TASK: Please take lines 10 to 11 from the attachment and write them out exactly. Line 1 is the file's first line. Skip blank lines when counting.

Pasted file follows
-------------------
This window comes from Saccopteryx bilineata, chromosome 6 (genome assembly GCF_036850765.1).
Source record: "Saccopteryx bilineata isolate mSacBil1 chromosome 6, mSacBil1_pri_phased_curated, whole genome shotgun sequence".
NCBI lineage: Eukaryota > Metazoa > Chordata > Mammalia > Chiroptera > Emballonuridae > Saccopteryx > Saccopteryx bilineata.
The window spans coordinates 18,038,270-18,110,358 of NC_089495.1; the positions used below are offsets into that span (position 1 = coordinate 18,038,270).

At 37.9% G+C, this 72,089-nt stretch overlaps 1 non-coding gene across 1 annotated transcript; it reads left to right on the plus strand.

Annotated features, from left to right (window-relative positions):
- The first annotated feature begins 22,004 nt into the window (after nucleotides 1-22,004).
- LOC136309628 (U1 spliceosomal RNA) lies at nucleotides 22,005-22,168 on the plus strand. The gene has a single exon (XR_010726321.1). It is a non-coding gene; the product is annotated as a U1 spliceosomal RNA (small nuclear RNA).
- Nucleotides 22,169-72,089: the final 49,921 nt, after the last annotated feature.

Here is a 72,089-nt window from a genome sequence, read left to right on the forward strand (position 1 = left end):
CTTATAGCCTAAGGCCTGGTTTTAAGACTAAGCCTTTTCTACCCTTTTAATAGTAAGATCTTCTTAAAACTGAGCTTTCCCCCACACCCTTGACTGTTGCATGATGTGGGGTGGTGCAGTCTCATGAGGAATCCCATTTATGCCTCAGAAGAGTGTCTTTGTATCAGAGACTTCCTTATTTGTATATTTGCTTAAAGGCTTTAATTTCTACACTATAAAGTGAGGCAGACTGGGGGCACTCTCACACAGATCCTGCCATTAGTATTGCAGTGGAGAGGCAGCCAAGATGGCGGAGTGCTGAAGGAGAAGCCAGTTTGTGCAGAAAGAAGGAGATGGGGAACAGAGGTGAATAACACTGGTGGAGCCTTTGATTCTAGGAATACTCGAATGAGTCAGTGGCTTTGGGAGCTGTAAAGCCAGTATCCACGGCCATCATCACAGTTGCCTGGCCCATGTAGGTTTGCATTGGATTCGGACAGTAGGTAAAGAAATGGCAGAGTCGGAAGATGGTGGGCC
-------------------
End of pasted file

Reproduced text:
Here is a 72,089-nt window from a genome sequence, read left to right on the forward strand (position 1 = left end):
CTTATAGCCTAAGGCCTGGTTTTAAGACTAAGCCTTTTCTACCCTTTTAATAGTAAGATCTTCTTAAAACTGAGCTTTCCCCCACACCCTTGACTGTTGCATGATGTGGGGTGGTGCAGTCTCATGAGGAATCCCATTTATGCCTCAGAAGAGTGTCTTTGTATCAGAGACTTCCTTATTTGTATATTTGCTTAAAGGCTTTAATTTCTACACTATAAAGTGAGGCAGACTGGGGGCACTCTCACACAGATCCTGCCATTAGTATTGCAGTGGAGAGGCAGCCAAGATGGCGGAGTGCTGAAGGAGAAGCCAGTTTGTGCAGAAAGAAGGAGATGGGGAACAGAGGTGAATAACACTGGTGGAGCCTTTGATTCTAGGAATACTCGAATGAGTCAGTGGCTTTGGGAGCTGTAAAGCCAGTATCCACGGCCATCATCACAGTTGCCTGGCCCATGTAGGTTTGCATTGGATTCGGACAGTAGGTAAAGAAATGGCAGAGTCGGAAGATGGTGGGCC